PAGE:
Diversity and Inclusion Committee encourages entrepreneurship and gender diversity

By Viviane Monteiro

In the month when International Women’s Day is celebrated on March 8th, the debate on the importance of valuing gender diversity and the inclusion of all people who are part of underrepresented groups in society, such as women, black people, indigenous people, and LGBTQi+, resurfaces.

In an effort to contribute to the development of initiatives that can reduce Brazilian inequalities, the Chamber of Commerce Brazil-Canada (CCBC), through its Diversity and Inclusion Committee, in conjunction with the Canadian Consulate, a country recognized as one of the countries that invest the most in female entrepreneurship and gender equality, has acted strongly in this segment.

Among the actions adopted by CCBC and by the Diversity Committee are the quarterly meetings and the annual Brazil-Canada Diversity, Equity and Inclusion Forum, which discusses concepts and important aspects in ethnic and gender diversity. Topics on accessibility and the obstacles that people with disabilities face on a daily basis are also presented, from different perspectives.

“We have noticed that women need guidance when exporting their products, and we have created a guide to assist them in this process”, explains the coordinator of the Diversity and Inclusion Committee, Esther Donio Bellegarde Nunes, also highlighting that this audience needs guidance on how to conduct a presentation, how to participate in a meeting with potential buyers, and understanding different cultures. “In this, we can help both as CCBC and  as the Diversity Committee. We have taken some initiatives in this regard,” she affirms.

Exchange of experiences                                                                                               

The Consul and Senior Trade Commissioner of Canada to Brazil, Anouk Bergeron-Laliberté, coordinator of the CCBC Diversity Committee through the Canadian Consulate, explained that both countries have something to learn from each other in stimulating programs for women-owned business.

Anouk acknowledges, however, that Canada has a consolidated promotion policy, which is implemented by the federal government, the provinces, and the private sector. In Brazil, although there are excellent actions by governments and the private sector, being a country with greater diversity, there are more challenges for a uniform impact.

For example, she points out, that São Paulo, being a more structured state, has important actions that can serve as inspiration for other countries, including Canada. She cites the initiative of entrepreneur Luiza Helena Trajano, owner of the retail store chain Magazine Luiza, who created, along with other executives, the Women of Brazil Group, which aims to engage civil society in achieving improvements for the country.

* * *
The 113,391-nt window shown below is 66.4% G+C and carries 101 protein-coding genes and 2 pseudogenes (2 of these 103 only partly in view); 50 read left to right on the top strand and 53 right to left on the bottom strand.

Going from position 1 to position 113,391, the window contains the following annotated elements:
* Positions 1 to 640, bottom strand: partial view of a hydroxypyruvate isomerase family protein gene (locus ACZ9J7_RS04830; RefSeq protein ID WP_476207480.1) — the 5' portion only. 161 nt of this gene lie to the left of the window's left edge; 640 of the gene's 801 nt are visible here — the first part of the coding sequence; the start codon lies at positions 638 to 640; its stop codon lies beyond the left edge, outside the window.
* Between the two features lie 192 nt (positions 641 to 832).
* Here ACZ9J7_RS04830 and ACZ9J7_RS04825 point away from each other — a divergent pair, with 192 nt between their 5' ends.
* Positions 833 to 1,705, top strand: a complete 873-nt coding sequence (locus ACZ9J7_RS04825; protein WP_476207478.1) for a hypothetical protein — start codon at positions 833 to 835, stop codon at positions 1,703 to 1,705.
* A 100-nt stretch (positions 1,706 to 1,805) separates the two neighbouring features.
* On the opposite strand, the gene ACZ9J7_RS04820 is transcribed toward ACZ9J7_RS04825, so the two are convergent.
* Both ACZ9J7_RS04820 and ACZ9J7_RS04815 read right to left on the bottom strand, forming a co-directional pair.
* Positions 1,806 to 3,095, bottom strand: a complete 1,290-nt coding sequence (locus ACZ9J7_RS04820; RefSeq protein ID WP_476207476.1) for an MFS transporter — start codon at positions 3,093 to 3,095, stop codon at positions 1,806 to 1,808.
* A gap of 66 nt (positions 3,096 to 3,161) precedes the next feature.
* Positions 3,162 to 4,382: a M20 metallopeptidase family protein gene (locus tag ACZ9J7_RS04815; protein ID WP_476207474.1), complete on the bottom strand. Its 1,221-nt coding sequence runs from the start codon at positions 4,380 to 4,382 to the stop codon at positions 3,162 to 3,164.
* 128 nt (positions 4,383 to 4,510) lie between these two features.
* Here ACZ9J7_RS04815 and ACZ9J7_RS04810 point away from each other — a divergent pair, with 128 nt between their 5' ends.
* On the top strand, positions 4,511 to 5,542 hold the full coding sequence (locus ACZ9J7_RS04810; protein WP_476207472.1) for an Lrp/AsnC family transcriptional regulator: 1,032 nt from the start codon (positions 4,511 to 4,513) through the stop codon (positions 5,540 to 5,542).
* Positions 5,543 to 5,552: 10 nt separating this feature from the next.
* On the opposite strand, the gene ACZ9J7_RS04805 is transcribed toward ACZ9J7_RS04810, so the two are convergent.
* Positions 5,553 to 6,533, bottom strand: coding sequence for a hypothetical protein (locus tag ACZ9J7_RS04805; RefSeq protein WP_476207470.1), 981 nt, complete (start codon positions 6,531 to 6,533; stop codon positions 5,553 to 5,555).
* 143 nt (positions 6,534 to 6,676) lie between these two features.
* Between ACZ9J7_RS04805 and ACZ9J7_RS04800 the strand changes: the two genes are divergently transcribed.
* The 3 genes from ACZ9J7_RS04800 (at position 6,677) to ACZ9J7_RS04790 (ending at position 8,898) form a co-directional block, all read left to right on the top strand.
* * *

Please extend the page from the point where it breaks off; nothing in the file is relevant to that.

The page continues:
Another relevant point in Canada is that there are several laws that determine public policy programs that encourage the promotion of women entrepreneurs with resources to support these initiatives.

Entrepreneurship in the post-pandemic                                                                            

According to a new survey by US-based GoDaddy, Operating Company, a cloud platform dedicated to small businesses and domain registration for small and independent businesses around the world, Canada’s female audience have reached a historic level of interest in creating their own businesses. The rate reached 80% of Canadian women with an interest in entrepreneurship.

The survey – which analyzed opportunities and challenges associated with female entrepreneurship in Canada – revealed that the overwhelming majority of women have started or plan to start a small business both in search of financial opportunities and “lifestyle flexibility” in the post-pandemic period.

The result pointed to a significant change compared to 2021, when another similar study found that the majority of female millennials cited “passion” as the biggest motivation for investing in small business.

The survey was released the week of this year’s International Women’s Day.

Check out the calendar of initiatives of CCBC’s Diversity Committee in 2023

CCBC has released the calendar of Committee Meetings planned for this year. The next one will be on April 19th, under the theme: Ageism and gender. The other meeting will take place on July 26th, when “Mentoring in DE&I for companies in the private equity and venture capital sector” will be discussed.

In turn, the last Committee Meeting of this year will take place on October 25th, when there will be a chat with representatives from four renowned institutions in the Diversity field:

1) Private Enterprise Initiative;

2) LGBT Business Forum;

3) Generations Forum;

4) Women 360 Movement. To end the year, the Diversity Committee will hold the 2023 Diversity, Equity & Inclusion Forum on November 29th.

Want to know how the 2022 forum went? Access the details here.